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Saplings and beyond  RSS feed

 
pollinator
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Location: France
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Permaculture-wise, how do you deal with saplings (well maybe more like young trees now) that are in the 'wrong' place?  Plus also, what do you do when another tree has seeded itself at the base of another and the previous owners didn't take action?  Like our walnut trees all seem to have young ash trees in at the bottom of them.
 
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I would first try to really decide if it was in an innapropriate spot and see if you can 'work with it'. if not, an attempt at a transplant would be my next move. it may or may not work but worth a shot and better than just destroying it.
 
pollinator
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Location: North Central Michigan
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whever possible we try to transplant trees that aren't appropriate to an area where they would better fit in..say a hedge row or windbreak or a wildlife corriodore
 
Alison Thomas
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ok that seems like what i'd like to do but if the saplings are about 1.5m high, will they be easy-ish to get out?  like, how far will the roots spread?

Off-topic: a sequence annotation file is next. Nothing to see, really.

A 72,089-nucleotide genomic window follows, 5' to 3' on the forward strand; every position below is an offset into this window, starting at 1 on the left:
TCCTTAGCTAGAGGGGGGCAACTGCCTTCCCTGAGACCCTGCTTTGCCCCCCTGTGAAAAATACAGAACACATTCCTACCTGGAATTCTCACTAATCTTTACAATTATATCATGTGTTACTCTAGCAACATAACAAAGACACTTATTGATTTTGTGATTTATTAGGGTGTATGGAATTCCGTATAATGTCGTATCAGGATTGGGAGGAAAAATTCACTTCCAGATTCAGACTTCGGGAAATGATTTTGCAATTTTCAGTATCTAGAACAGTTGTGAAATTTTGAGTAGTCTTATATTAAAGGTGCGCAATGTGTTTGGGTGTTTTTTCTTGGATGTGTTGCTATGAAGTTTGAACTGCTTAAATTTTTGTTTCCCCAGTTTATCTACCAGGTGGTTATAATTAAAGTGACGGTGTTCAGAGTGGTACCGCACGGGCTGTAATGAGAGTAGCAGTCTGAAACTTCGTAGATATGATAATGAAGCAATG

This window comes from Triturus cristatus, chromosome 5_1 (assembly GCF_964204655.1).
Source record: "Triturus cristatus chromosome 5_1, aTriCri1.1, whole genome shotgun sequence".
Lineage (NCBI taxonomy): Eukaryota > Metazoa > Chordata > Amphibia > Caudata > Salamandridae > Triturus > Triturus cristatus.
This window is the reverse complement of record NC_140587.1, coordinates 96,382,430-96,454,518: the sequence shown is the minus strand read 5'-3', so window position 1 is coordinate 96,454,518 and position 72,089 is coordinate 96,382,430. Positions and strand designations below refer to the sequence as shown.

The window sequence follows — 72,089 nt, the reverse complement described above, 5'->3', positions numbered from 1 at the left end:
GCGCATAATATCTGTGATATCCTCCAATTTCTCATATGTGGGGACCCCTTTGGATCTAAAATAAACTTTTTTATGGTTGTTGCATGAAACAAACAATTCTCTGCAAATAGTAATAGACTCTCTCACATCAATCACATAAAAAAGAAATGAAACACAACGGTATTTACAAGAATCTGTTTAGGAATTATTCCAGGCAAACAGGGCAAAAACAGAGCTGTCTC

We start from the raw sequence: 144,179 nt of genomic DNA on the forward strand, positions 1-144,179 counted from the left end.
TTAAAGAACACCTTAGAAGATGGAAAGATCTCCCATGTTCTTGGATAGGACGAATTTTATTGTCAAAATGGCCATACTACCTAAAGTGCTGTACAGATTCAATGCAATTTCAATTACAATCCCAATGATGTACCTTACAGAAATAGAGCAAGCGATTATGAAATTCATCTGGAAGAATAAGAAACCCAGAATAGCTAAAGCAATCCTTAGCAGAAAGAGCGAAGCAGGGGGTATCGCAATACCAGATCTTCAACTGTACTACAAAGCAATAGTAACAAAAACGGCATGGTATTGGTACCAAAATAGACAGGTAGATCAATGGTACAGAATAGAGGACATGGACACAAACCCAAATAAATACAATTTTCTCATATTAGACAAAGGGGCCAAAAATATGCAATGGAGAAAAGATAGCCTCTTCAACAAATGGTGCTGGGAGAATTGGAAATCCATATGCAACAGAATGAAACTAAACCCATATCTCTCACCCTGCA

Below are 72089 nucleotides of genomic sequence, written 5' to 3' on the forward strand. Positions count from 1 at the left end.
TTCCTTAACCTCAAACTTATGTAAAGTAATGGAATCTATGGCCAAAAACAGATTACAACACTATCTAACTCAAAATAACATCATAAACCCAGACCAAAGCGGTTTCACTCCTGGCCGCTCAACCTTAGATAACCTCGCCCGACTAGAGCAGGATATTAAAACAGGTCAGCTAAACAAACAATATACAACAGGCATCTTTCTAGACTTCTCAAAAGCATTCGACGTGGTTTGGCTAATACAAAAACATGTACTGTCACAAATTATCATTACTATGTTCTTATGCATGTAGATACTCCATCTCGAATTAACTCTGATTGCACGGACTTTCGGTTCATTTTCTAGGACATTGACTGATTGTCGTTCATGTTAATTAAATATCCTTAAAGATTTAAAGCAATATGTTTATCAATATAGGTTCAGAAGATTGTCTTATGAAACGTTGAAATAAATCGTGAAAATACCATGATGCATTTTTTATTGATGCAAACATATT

and what about those that are right in at the base of other trees?  can both survive? these ones are now about 3m high and are tree-ish not saling-ish.  if one has to come out, how do we do it?  if we just chop off at groung level then i'm guessing it will effectively be coppicing and it will shoot out from all around.
 
pollinator
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Location: Oakland, CA
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It might be several years before the roots stop sending up suckers.  Obviously it will be less time if the suckers produce less energy, and if the below-ground tissue is damaged.  Sustainable coppicing allows time for roots to regain their strength.

This is probably a bad idea, but I wonder if a parasite like mistletoe could be encouraged on the stumps you don't want.
 
Leah Sattler
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those roots might be surpringly big at that size. or deep if it has a tap root. I dug up a peach tree that was 4-5 feet height (1.5 ish meters) and barely got any root at all. I replanted it and it did fine. but I have tried to dig up oaks that were rather small and couldn't get the tap root and they died.
 
Brenda Groth
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oak and nut trees do have a single deep taproot and really should not be transplanted..but anything that has side to side rooting like maples and fruit trees are good candidates
 
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